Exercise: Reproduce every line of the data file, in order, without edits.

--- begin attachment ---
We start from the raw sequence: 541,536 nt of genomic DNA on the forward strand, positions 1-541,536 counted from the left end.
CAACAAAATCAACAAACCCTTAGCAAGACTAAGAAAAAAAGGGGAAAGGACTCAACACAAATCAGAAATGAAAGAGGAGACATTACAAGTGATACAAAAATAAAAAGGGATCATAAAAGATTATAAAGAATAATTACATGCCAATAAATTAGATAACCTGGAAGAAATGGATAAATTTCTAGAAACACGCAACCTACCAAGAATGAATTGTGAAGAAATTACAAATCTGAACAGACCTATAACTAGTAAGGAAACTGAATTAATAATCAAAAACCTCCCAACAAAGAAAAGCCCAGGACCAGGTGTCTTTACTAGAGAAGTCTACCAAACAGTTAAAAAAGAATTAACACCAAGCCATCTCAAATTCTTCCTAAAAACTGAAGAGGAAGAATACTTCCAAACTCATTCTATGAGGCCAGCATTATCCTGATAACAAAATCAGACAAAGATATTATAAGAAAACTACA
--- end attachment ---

We start from the raw sequence: 541,536 nt of genomic DNA on the forward strand, positions 1-541,536 counted from the left end.
CAACAAAATCAACAAACCCTTAGCAAGACTAAGAAAAAAAGGGGAAAGGACTCAACACAAATCAGAAATGAAAGAGGAGACATTACAAGTGATACAAAAATAAAAAGGGATCATAAAAGATTATAAAGAATAATTACATGCCAATAAATTAGATAACCTGGAAGAAATGGATAAATTTCTAGAAACACGCAACCTACCAAGAATGAATTGTGAAGAAATTACAAATCTGAACAGACCTATAACTAGTAAGGAAACTGAATTAATAATCAAAAACCTCCCAACAAAGAAAAGCCCAGGACCAGGTGTCTTTACTAGAGAAGTCTACCAAACAGTTAAAAAAGAATTAACACCAAGCCATCTCAAATTCTTCCTAAAAACTGAAGAGGAAGAATACTTCCAAACTCATTCTATGAGGCCAGCATTATCCTGATAACAAAATCAGACAAAGATATTATAAGAAAACTACA